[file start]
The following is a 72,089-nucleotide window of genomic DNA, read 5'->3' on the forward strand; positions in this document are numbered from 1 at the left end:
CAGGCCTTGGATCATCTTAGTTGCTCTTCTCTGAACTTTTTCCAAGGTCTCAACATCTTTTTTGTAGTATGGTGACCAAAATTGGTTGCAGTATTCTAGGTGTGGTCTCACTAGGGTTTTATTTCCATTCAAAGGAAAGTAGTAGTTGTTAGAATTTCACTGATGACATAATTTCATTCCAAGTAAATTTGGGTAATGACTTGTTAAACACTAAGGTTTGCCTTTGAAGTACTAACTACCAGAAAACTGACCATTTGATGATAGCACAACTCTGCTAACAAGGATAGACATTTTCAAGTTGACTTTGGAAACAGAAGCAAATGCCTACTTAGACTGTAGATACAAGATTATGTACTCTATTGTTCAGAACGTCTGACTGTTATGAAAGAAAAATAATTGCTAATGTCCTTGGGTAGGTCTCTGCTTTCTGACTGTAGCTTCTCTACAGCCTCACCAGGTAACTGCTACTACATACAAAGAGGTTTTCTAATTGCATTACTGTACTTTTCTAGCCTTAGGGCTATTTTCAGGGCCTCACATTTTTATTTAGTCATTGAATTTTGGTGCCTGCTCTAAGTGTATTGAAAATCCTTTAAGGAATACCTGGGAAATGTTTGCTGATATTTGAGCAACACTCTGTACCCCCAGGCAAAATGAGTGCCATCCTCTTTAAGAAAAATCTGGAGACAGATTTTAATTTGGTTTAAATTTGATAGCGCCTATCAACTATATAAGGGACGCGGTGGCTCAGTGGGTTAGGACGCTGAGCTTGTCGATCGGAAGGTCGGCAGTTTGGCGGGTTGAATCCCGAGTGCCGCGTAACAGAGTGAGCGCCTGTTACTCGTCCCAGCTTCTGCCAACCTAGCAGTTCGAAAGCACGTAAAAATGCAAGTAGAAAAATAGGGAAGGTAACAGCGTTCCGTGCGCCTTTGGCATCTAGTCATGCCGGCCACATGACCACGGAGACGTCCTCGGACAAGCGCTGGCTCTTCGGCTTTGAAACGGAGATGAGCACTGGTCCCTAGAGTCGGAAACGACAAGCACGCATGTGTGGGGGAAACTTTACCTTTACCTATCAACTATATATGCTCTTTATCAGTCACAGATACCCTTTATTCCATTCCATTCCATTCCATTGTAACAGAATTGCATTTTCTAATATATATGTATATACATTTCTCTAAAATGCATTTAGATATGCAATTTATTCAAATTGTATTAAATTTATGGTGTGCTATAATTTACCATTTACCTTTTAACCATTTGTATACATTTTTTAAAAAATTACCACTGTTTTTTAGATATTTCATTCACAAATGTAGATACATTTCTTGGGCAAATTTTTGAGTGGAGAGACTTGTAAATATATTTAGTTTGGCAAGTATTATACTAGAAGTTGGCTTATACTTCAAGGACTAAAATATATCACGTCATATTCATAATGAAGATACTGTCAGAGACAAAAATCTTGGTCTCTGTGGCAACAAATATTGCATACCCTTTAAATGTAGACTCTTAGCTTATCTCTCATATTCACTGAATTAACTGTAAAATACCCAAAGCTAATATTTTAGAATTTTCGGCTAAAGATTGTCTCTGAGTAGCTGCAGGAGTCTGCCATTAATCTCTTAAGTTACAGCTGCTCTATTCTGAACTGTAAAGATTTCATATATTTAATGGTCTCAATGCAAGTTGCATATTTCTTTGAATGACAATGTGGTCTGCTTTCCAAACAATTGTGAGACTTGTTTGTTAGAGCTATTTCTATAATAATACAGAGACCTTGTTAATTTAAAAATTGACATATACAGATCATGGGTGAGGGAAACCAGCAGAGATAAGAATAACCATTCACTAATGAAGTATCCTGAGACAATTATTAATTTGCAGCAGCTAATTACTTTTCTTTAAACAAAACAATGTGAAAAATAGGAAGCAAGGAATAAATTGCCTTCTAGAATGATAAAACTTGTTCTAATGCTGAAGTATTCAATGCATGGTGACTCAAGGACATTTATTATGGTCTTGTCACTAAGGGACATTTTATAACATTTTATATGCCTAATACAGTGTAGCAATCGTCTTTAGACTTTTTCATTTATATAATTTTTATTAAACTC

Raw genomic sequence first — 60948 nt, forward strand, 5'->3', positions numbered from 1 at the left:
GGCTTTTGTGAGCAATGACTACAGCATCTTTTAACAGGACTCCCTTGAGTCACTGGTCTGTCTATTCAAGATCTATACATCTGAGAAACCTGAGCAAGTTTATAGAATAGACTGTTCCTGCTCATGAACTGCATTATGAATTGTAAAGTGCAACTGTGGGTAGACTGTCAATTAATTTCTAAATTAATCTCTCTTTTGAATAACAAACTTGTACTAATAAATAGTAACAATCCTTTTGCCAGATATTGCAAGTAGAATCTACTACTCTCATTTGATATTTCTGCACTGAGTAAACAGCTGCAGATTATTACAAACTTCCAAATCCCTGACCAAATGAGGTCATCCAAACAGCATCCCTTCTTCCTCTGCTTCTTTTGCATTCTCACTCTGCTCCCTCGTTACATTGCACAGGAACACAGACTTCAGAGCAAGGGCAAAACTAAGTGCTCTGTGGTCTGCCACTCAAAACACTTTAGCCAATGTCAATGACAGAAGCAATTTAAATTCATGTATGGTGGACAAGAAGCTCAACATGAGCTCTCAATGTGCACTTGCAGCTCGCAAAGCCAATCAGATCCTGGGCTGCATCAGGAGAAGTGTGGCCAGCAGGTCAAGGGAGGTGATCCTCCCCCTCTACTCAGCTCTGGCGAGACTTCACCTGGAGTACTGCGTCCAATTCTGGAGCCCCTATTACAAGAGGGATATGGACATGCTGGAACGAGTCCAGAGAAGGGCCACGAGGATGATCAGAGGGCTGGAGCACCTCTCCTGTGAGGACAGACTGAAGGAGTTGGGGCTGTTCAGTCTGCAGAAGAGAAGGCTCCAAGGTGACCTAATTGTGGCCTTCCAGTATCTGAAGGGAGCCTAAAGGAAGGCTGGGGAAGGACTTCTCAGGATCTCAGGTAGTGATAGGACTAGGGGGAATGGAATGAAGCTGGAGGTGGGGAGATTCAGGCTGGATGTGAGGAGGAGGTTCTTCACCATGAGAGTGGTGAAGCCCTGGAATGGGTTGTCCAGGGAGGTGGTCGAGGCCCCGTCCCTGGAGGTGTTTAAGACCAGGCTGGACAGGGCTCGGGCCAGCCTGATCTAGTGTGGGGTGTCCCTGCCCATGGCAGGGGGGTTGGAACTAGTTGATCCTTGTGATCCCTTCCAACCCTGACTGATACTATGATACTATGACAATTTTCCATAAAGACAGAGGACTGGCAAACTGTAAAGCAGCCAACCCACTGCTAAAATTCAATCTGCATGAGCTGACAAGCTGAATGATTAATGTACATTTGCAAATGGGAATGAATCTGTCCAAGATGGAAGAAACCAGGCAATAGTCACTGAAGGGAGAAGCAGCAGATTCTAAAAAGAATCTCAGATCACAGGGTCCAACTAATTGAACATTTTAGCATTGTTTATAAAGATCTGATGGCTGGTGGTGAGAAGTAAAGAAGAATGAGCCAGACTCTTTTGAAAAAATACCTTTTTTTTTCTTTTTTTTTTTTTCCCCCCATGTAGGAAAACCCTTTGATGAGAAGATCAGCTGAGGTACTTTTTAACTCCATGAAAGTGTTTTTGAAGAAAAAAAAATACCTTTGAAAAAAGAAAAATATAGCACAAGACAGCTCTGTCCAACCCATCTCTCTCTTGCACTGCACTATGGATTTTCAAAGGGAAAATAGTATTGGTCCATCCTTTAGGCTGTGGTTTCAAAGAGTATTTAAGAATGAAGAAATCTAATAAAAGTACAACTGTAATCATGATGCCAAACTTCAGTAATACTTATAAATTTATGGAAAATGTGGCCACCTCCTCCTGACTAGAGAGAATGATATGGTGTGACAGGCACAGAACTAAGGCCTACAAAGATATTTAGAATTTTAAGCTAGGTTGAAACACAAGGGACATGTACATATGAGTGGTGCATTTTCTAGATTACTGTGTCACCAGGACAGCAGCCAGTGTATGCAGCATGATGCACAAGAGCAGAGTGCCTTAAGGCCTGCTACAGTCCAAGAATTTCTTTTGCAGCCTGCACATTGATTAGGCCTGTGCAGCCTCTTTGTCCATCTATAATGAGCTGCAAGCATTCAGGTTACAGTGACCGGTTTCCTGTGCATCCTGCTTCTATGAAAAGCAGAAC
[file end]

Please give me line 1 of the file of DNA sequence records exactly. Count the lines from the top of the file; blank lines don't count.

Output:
The following is a 72,089-nucleotide window of genomic DNA, read 5'->3' on the forward strand; positions in this document are numbered from 1 at the left end: